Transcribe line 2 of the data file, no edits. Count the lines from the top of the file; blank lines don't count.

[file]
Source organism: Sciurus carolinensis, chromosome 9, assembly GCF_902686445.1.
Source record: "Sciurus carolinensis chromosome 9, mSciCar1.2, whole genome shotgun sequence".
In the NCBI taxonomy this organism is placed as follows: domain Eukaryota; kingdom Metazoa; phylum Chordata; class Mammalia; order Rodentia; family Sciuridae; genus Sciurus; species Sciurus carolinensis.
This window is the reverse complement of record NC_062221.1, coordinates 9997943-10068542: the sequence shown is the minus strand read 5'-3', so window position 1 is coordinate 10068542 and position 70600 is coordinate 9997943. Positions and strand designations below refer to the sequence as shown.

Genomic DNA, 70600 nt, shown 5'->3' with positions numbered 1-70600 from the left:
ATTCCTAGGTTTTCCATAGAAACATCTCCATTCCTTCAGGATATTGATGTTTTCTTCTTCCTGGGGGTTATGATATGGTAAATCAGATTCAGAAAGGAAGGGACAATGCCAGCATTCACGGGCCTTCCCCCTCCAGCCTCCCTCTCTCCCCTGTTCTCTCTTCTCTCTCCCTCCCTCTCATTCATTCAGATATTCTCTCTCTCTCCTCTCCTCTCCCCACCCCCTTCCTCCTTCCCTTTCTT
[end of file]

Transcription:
Source record: "Sciurus carolinensis chromosome 9, mSciCar1.2, whole genome shotgun sequence".